Why is dirt removal so important to construction, mining and oil/gas professionals? Dirt, grime and grease are some of the toughest opponents to a successful heavy-duty equipment maintenance program. Some of the most serious problems dirt can cause on heavy equipment include:
Add over a thousand pounds of weight to an earthmover
- Clog an air cooled shovel to point of collapse
- Foul a diesel tractor engine into failure
- Bring tracked vehicles to a grinding halt
- Slow down hydraulic cylinders
- Corrode wiring
- Destroy components
- Make engines run at excessive temperatures, increasing both fuel consumption and the possibility of cracked blocks
Economics tell us that dirt, grime, and grease can cripple equipment performance and dramatically increase operating costs. Economics also dictate that a regularly scheduled machinery cleaning program should be established to spot potential problem areas before they become serious. Machinery must be clean before painting and should be clean before repairs or routine servicing.
Some mechanics report that they spend up to 20 percent of their time cleaning parts at their workbench or cleaning machinery so that parts can be either removed or replaced. That’s one hour out of every five spent cleaning. These are just some of the reasons a routine machinery cleaning practice should be included in the PM program.
BASIC CLEANING PROGRAM
The cleaning program outlined below provides basic guidelines that can, over the long term, save on repair costs, reduce labor time, and save on fuel costs. Daily, on-site, preventive cleaning. Utilizing a high volume, medium pressure, portable cold-water washer for a few minutes of cleaning will greatly extend machinery life. It will rinse clogged radiators and oil coolers, free crawler tracks, and clear air intakes. All of this can be performed on the jobsite. A portable wash pad can be easily placed under the equipment to catch any water run-off, which can then be picked up with industrial shop vacs. On-site cleaning can catch leaks and cracks before problems escalate to major repairs.
ON-SITE INSPECTION OF VEHICLES AND MACHINERY
Daily cleaning of vehicles, as part of preventive maintenance outlined in the above step, will catch major problems. However, it is also recommended that a thorough inspection be done in the field after each 600-hour operational cycle. A few minutes cleaning with a trailer-mounted hot water pressure washer insures that grease, oil, and dirt are removed for proper inspection. In-field inspectors can spot a metal fissure, cracked block, or hydraulic leak. Trailer-mounted, hot water pressure washers operate in excess of 3000 psi and at temperatures up to 200 degrees F to insure complete removal of contaminants found on heavily used machinery. Most units carry their own fresh water supply, use either gas or diesel engines, and operate independently for complete portability. They, too, can be matched with a portable wash pad for a complete in-field cleaning system.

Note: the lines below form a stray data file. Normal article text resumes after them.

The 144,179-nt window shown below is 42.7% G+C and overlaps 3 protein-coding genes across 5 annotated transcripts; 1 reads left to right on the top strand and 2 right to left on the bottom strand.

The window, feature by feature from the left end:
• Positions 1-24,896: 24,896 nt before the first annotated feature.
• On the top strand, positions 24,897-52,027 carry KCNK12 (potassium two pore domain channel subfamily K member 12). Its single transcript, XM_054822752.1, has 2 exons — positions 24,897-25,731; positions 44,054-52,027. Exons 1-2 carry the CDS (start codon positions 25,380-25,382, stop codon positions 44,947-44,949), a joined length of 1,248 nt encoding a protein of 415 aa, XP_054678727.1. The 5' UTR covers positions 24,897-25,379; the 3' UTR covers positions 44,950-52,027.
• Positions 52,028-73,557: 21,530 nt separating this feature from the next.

IN-SHOP MAINTENANCE FOR COMPLETE TEARDOWNS
Any successful machinery maintenance program includes in-shop, scheduled repairs and rebuilding of components. Sometimes this includes cleaning prior to painting. If so, a thorough cleaning system is needed for heavy duty work and should include an efficient wash pad design, stationary pressure washer(s), remote stations for convenient operator use, cabinet parts washers for automatic cleaning of components, and specialized floor care products (sweepers, scrubbers, and vacs) to keep the shop clean, safe, and professional.
Pressure washers are literally “money machines” because they generate the following savings for users:
Save time. Pressure washers clean 4 to 5 times faster than traditional methods. Cleaning effectiveness can be measured in Cleaning Units. A Cleaning Unit is calculated by taking the volume (gpm or gallons per minute) times the pressure (psi or pounds per square inch.) For example, a 3 gpm 2000 psi pressure washer generates 6,000 Cleaning Units while a 4 gpm 3000 psi unit generates 12,000 Cleaning Units—a 100 percent increase in cleaning effectiveness.
Save labor. Shorter cleaning time means reduced labor. Reduced labor means more productivity or less employee overtime. It all translates to more “bang” for the buck.
Save water. Surprisingly, a pressure washer uses much less water than other cleaning methods. For instance, the typical garden hose puts out between 6 to 10 gallons per minute. The typical pressure washer uses between 2 to 5 gallons per minute—a 50 to 70 percent savings in water usage.
Save equipment. A fact of life is that clean equipment runs cooler, is easier to service, and lasts longer. A pressure washer helps customers protect their investment in machinery, trucks, and other equipment. ■
About the Author: Keith Price is vice president, Shark Sales Division, of Karcher North America, Construction Division Products. For more information on heavy-duty cleaning products for construction, call 800.804.8536, or visit www.sharkpw.com.
Modern Contractor Solutions, April 2014
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